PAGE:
The study was conducted on both Burgess and Deobald farms. Each farm provided two groups of 25-year-old chicks—a control group that would only graze pasture and another group that would be fed canola meal.

Deobald had never used rapeseed meal, so he followed T’s instructions. For 60 days, he fed one group 1.5 kg of canola meal mash every day. Deobald did not provide any additional food to the control group. Both groups were grazed on wheat grass pastures with some native grass.

Burgess has been feeding his cattle canola meal for a long time, so he stuck to his tried-and-tested recipe for the treatment group – 1.11kg of canola meal every other day as part of the salt mix.

“We’re in an area here in the Big Muddy where we’re pretty good for winter grazing,” Burgess says. “I know it won’t work for everyone. But we have natural shelters in the badlands here. And we keep hay for the cows for the winter. So it still gets pretty deep, but it’s a pretty good wintering place for cows.


According to Summach, the control group at Circle Y Ranch started at 914 pounds and ended up with an average daily gain of 0.20 to 927 pounds. An additional group of cattle started at 902 pounds and ended with an average daily gain of 0.51 at 935 pounds.

At Cedarlea Farms, their control group started at 1,315 pounds and finished with an average daily gain of 1.47 to 1,404 pounds. Their additional group started with £1,297 and ended with an average daily gain of £1,409 with a 1.86.

“We took a few pictures along the way and they took on a little more weight,” says Deobald. “When we finally weighed them, the added group started with a lighter weight and finished with a heavier weight. So they definitely won better and performed better on grass. Again, this is not a real noticeable difference when the groups are so close anyway. But when I looked at them from start to finish every day and had some pictures to look at, they seemed a little heavier.”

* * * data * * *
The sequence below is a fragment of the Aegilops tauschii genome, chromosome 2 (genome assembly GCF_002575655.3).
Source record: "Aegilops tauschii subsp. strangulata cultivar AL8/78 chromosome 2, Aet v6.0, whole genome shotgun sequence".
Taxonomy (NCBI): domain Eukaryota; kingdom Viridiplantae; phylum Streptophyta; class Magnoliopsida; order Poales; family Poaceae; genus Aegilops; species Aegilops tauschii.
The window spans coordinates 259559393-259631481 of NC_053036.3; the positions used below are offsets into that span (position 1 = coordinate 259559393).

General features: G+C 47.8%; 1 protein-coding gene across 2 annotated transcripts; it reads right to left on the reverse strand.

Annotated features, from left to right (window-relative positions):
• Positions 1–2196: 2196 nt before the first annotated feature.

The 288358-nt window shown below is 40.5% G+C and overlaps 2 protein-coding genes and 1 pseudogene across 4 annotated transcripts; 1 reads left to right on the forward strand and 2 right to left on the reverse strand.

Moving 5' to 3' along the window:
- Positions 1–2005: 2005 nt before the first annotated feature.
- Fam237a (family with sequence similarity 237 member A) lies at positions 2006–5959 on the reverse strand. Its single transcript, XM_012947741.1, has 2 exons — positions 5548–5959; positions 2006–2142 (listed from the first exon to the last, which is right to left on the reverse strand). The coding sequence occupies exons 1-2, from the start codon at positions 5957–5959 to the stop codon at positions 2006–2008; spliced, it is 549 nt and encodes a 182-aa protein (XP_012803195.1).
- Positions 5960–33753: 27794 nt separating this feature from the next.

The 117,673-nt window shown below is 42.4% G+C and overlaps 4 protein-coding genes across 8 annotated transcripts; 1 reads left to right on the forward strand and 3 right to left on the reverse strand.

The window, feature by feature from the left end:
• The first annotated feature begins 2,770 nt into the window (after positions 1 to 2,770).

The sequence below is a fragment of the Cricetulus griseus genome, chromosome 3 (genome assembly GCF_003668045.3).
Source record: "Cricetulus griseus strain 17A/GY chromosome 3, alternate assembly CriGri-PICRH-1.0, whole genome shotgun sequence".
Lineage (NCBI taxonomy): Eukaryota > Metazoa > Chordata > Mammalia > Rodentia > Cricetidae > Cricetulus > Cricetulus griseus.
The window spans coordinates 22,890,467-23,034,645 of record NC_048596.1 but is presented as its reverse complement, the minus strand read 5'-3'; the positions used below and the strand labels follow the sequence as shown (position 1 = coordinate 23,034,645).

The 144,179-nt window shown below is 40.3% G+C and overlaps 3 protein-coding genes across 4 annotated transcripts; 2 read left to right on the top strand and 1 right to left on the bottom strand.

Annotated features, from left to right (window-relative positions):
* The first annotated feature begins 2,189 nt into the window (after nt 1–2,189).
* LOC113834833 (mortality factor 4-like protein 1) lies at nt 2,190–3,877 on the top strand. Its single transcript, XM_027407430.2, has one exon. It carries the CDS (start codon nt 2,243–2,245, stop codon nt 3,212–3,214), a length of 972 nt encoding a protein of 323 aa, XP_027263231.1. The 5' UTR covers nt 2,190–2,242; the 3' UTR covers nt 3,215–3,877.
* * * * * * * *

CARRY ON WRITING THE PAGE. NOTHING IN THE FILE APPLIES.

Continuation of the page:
In his presentation, Summach explained the value of using canola meal. Control group value/lb for Cedarlea Farms. profit was $7.65. Added group value/lb. earnings were $4.14 (including grazing and overheads per day).

The control group for Circle Y Farms had a cost of $1.18/lb. from profit. For the added group, everything added up to $1.19/lb. from profit.

Burgess says he thinks the cattle would make more if they were in worse condition.

“They were in good condition and basically had to be carried through maintenance diets for the winter,” he says. “So I think that’s why it showed a higher cost of earnings.”

Burgess believes the value of gain would have been higher if the control group had used lick barrels, as he doubts the cattle would have gained more from the canola meal, but the cost would have been higher.

Go ahead

Now, Summach says, he’s interested in seeing how cattle change because of canola.

“The next interesting thing is to follow these groups to see if there is a difference in hormones in this group, whether there is a difference in the sexes of the herd,” says Summach.

Deobald says he will use canola meal again in his operation with the new shredders coming in and the results he’s seeing from research.

“I mean, with the amount we fed them, the performance was impressive. And the performance was probably better than I thought. So we’d do it again in a heartbeat.”